Further issues arise: some slight edge enhancement is infrequently spotted, as is some occasional noise. Print flaws, such as specks and marks, are not seen, though, nor are any instances of pixelation. The film's very minimal color palette looked fairly well-reproduced, with no smearing or other faults.
This is a fairly solid reproduction of how I remember the picture looking when I viewed it theatrically last Winter, but given its "Superbit" status, I was surprised that it wasn't a little more consistent.
This new presentation of the movie once again offers the film in 2.40:1 anamorphic widescreen. This appears to be a very similar presentation to what I remember of the original release, although a few of the concerns seem to have been remedied. Sharpness and detail are once again pretty fine, considering the very dark nature of the film.
Edge enhancement is still seen here-and-there, but seemed lessened over the prior release. Compression artifacts are not noticed, nor are any print flaws. The film's very subdued color palette once again seemed well-rendered.
SOUND: The original release of "Panic Room" fell under the studio's "Superbit" line, deleting supplements (aside from a trailer) in order to maximize room for "optimal" presentation quality. That release offered a Dolby Digital and DTS 5.1 track. This release unfortunately does drop the DTS track from the equation, instead bringing French and Spanish 5.1 options to the table.
The film's soundtrack generally delivers on expectations. Surrounds are engaged for some noticable ambient sounds, such as the rain outside or other little touches. Sound effects, such as little whooshes during some of the computer-generated camera movements through the house, are also heard. In one of the film's big scenes, a gas canister bounces around a room, and from speaker-to-speaker. Additionally, Howard Shore's terrifically tense score is reinforced by the rear speakers.
The 5.1 mix on this new DVD is listed as being "new" and, while I can't compare it to the prior release for the purposes of my review, I must say that I was a little more impressed with how immersive the track was than I remember being with prior viewing experiences. Ambient sounds were clearly apparent, as rain, wind, air conditioning, electronic sounds and other sound effects were subtle and discrete, but still very clearly heard moving about. The menacing, moody rumbles of Howard Shore's tense score seemed particularly impressive, as as the deeper tones of the score are put forth with very pleasing low-end.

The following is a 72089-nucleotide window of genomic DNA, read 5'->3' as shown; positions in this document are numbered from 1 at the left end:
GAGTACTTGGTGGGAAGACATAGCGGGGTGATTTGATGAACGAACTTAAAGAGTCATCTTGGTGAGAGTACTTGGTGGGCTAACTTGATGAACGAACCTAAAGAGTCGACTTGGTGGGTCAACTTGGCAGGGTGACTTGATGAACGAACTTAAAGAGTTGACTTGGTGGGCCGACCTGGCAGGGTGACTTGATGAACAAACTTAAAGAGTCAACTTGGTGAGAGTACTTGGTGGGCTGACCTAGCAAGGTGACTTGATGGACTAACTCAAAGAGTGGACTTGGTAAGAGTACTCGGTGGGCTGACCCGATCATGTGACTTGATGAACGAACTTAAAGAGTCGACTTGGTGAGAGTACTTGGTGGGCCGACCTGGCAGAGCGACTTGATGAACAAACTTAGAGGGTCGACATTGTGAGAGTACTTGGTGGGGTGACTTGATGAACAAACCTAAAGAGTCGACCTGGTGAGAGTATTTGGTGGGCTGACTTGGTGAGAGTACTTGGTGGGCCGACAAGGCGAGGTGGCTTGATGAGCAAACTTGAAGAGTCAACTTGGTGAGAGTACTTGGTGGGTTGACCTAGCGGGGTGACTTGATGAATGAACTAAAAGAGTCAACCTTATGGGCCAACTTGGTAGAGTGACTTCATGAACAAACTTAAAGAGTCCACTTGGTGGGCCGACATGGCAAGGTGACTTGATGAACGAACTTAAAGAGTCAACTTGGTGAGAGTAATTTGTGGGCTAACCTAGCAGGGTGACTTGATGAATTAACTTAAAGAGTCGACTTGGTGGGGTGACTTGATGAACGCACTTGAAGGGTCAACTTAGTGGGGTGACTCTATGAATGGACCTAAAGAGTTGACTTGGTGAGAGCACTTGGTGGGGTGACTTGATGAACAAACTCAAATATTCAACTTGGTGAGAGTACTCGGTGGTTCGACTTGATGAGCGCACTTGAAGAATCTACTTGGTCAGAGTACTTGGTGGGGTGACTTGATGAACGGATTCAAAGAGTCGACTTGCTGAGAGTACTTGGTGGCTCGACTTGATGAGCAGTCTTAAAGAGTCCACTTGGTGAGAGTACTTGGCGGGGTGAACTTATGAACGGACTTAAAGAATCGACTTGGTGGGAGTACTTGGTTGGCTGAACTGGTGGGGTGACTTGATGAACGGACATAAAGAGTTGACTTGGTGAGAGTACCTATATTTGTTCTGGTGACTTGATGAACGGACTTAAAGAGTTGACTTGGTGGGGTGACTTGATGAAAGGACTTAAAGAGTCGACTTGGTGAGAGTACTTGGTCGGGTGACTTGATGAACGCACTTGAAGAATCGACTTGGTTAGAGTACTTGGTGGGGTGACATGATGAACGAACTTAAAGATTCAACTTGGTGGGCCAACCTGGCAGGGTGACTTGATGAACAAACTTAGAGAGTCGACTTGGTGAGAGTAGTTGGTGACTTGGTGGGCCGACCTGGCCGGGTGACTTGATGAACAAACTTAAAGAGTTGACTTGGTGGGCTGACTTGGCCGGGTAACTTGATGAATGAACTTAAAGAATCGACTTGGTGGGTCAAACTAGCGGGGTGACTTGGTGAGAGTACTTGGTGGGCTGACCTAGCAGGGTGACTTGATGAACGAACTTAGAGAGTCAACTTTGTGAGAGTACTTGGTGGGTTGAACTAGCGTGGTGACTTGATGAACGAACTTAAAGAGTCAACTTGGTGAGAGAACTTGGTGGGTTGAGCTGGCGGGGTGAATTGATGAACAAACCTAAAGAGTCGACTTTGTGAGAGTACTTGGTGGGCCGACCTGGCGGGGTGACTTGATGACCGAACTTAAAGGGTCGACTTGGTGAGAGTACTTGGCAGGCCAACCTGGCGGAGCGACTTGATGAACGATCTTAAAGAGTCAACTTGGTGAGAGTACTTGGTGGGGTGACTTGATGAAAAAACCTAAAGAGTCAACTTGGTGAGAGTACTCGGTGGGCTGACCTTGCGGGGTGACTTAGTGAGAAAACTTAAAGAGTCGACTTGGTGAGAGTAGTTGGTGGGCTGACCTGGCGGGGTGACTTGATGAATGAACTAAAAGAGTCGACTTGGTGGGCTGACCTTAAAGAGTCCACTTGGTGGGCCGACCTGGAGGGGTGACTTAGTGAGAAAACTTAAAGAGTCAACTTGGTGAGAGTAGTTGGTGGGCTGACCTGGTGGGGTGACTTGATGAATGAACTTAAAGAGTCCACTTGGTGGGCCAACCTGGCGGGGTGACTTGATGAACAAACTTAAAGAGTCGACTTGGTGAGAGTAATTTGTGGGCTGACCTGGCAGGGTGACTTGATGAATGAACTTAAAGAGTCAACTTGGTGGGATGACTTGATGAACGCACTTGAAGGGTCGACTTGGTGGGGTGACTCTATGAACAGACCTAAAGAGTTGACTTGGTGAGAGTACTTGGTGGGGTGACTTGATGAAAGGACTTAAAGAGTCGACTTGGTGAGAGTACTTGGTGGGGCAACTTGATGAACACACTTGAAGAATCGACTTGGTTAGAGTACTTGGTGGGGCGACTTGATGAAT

Audio quality was generally good throughout the show; Shore's score was crisply recorded, rich sounding and appropriately menacing. Most sound effects also were clear and easily heard, with footsteps and other deep sounds accompanied by a deep thump of bass. I had a problem with dialogue being somewhat low in the mix in the original release, but that wasn't an issue this time around. This section will be updated when a copy of the original release can be obtained.
EXTRAS: This long-awaited release provides a wealth of supplemental material, which I will discuss below, but the set's menus, which are 3-D animated blueprints of the house, are also quite beautifully done and worth noting.
Commentaries: I browsed through the DVD's 3 commentary tracks, which include participants: director David Fincher, actress Jodie Foster, actors Forest Whitaker and Dwight Yokham, screenwriter David Koepp and a special guest, who is a very famous screenwriter.
Fincher's commentary goes over a wide variety of topics, starting off with an interesting discussion of both the titles and screenwriter David Koepp's style. As the commentary progresses, Fincher goes into impressive detail regarding the technical processes, previsualization work, CGI issues that came up during the production and challenges that came out of shooting in the soundstage environment. Fincher, as always, is incredibly frank and honest in his discussions of the process, talking in great deal about the troubles of the shoot and how he attempted to solve these issues.